The University Record, February 28, 1994

Management Institute participants get first-hand view of U’s inner workings

By Mary Jo Frank

Today’s followers seek the basics in their leaders: honesty, vision, competence, inspiration and intelligence.

Speaking recently at the 1994 Business and Finance Management Institute, Sally M. Johnson noted that the institute participants already are leaders or may become leaders in the near future. John-son is assistant director of personnel.

Johnson’s session on “Leadership for the Quality Era” is one segment of the Management Institute’s intensive nine-week program that is designed to provide professional and administrative staff with leadership and management training, as well as a broad perspective about the special needs of higher education.

Participants commit to two weekend sessions and seven full-day seminars. The current institute runs Jan. 14–March 11.

This year’s 35-member class is the third since the program was introduced by Executive Vice President Farris W. Womack in 1991. Five of the participants are from non-business and finance units.

The Management Institute is offered at no cost to participants or their departments, according to organizers Jill S. Blythman, senior executive secretary in the Office of the Associate Vice President for Finance, and Sue E. Burnett, executive assistant in the Office of the Executive Vice President.

Institute participants, they say, are expected to gain a deeper understanding of:

  • The place of higher education in society and the U-M’s place within higher education.

  • The issues facing higher education in the 1990s and beyond.

  • The “balance of powers” and decision-making processes that govern an institution of higher education.

  • The major divisions within universities and relationships among them.

  • Fiscal management in higher education.

  • How to manage people to achieve top quality service.

    Institute presenters share a wide range of perspectives on the University and higher education. They include President James J. Duderstadt, Regent Philip H. Power, executive officers, deans, faculty members, and directors of a number of business and finance units.

    The curriculum covers a wide range of themes, ranging from University governance, the University’s missions, budget planning and fiscal management to occupational safety and environmental health, development and fundraising, management of staff and leadership skills.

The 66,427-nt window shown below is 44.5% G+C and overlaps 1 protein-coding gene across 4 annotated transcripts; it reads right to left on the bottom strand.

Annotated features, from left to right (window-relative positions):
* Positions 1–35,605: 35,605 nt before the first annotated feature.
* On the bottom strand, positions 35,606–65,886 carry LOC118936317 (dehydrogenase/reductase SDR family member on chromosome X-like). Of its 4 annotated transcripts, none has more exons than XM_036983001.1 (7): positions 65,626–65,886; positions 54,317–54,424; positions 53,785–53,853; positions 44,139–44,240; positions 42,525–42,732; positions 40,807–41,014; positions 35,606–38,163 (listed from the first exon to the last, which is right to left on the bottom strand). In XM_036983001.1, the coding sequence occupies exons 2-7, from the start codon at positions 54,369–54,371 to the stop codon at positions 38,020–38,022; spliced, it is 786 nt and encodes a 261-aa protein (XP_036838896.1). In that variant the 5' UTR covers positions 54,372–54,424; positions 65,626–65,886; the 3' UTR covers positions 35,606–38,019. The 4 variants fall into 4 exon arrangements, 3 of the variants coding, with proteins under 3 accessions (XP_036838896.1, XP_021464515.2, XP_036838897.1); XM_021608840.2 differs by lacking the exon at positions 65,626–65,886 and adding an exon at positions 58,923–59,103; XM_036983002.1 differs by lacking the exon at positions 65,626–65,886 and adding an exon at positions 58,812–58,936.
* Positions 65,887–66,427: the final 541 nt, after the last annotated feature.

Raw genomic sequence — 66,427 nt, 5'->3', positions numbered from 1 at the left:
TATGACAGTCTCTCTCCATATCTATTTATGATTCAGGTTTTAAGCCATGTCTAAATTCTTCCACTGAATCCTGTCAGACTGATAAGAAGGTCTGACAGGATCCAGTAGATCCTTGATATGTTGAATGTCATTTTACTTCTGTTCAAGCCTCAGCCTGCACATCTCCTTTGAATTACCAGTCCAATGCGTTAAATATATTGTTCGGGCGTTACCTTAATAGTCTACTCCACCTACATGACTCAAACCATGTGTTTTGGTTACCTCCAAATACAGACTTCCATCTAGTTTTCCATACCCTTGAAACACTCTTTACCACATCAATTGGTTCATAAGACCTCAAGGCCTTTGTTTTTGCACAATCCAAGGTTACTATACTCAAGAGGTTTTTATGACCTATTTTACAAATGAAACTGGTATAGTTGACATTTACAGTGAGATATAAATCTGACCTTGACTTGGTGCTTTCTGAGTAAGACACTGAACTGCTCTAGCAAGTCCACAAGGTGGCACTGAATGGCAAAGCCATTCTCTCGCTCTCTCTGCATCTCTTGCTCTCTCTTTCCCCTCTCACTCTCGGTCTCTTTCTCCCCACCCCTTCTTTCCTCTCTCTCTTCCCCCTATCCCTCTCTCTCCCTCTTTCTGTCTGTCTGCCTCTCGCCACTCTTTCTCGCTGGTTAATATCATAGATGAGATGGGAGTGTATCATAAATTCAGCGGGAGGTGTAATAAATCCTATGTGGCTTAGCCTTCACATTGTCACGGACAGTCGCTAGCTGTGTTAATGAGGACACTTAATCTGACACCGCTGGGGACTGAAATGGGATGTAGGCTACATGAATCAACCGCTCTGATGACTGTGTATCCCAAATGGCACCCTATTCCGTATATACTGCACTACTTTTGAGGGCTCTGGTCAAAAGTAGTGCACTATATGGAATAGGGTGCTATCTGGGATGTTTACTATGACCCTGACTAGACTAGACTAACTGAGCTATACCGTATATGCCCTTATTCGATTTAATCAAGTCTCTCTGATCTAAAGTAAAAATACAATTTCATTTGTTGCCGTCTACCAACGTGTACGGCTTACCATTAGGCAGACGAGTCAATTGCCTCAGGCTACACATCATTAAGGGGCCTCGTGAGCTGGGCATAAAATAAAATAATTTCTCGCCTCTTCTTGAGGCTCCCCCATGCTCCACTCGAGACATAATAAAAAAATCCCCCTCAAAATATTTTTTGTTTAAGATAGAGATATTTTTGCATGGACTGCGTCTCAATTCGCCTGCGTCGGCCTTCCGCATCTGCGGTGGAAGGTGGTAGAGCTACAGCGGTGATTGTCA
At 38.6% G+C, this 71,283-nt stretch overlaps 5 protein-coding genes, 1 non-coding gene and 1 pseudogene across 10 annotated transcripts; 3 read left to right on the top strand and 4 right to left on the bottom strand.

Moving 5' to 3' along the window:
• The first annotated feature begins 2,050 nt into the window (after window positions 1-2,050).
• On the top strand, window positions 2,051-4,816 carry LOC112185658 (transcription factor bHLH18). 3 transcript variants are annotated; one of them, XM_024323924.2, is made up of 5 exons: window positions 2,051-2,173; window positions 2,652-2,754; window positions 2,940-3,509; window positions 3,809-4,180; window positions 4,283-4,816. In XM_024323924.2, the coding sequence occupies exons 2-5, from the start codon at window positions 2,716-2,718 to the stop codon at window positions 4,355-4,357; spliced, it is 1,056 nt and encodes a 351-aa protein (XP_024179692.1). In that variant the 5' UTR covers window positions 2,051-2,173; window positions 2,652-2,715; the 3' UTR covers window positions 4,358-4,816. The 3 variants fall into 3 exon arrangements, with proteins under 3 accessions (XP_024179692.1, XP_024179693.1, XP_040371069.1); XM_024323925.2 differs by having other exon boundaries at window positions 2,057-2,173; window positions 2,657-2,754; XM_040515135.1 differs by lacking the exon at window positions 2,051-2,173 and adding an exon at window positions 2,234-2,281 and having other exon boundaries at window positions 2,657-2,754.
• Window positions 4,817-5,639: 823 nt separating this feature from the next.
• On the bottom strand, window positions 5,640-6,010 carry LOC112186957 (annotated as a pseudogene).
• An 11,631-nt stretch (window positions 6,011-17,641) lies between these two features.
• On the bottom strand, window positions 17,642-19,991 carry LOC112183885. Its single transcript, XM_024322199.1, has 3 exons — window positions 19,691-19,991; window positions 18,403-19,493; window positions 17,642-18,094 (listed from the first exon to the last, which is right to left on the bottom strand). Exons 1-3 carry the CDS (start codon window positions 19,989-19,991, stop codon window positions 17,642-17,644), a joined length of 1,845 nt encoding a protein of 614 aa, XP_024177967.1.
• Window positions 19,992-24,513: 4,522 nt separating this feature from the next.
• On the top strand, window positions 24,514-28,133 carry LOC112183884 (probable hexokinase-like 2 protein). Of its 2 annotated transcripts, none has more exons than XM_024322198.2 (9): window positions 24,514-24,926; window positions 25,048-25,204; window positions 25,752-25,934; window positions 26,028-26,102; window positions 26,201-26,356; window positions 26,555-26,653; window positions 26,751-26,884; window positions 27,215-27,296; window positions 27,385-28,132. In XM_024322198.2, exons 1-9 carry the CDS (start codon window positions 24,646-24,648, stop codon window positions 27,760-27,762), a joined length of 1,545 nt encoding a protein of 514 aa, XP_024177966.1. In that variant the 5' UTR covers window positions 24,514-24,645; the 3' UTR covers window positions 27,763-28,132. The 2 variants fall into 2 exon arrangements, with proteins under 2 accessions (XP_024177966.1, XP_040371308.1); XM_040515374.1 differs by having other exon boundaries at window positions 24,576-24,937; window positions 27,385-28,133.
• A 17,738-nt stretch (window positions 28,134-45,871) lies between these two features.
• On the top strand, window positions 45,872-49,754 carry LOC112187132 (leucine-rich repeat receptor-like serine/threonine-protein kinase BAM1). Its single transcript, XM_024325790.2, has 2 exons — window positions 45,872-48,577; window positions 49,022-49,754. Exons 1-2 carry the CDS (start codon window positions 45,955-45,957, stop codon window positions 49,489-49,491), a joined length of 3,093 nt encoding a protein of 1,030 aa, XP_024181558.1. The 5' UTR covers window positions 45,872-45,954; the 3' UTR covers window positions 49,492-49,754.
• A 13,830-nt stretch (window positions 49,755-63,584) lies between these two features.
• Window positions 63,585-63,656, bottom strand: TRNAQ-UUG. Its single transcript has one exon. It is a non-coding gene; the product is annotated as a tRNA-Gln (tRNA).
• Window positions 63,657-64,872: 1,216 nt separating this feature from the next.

Management Institute participants are enthusiastic about the opportunity to learn about facets of the University with which they weren’t familiar.

    One participant, Susan I. Monroe, architect in Facilities Planning and Design, says “I feel that I’m so much more aware of the various aspects of the University and how my work fits into the bigger picture. Now I know there are people out there I should be contacting. I need to know what is going on in their units.”

    Another participant, Virginia L. Geren, supervisor of photographic services for Purchasing and Stores, says presentations and discussions have given her a whole different view of the place where she works. “I now understand concerns and issues that occur in other parts of the University. It has given me an opportunity to look at what my unit does and how it impacts or impinges on other units,” says Geren, who has worked at the U-M for almost 25 years.

    Participating in the Management Institute has been “challenging and exciting,” says Americans with Disabilities Act Coordinator Brian L. Clapham. He says the opportunities to talk with individuals from all parts of the institution and from various levels about issues affecting the University “have exceeded my expectations.”

    Michael A. Anthony, design engineer in Heating and Utilities, cites long-term benefits of participating in the institute: “I will have another group of people with whom I will be able to identify that is outside my own department.” He compares the bonds among Management Institute participants to those that occur among graduating classes in the U-M’s schools and colleges and the bonding that corporations try to engender in new recuits.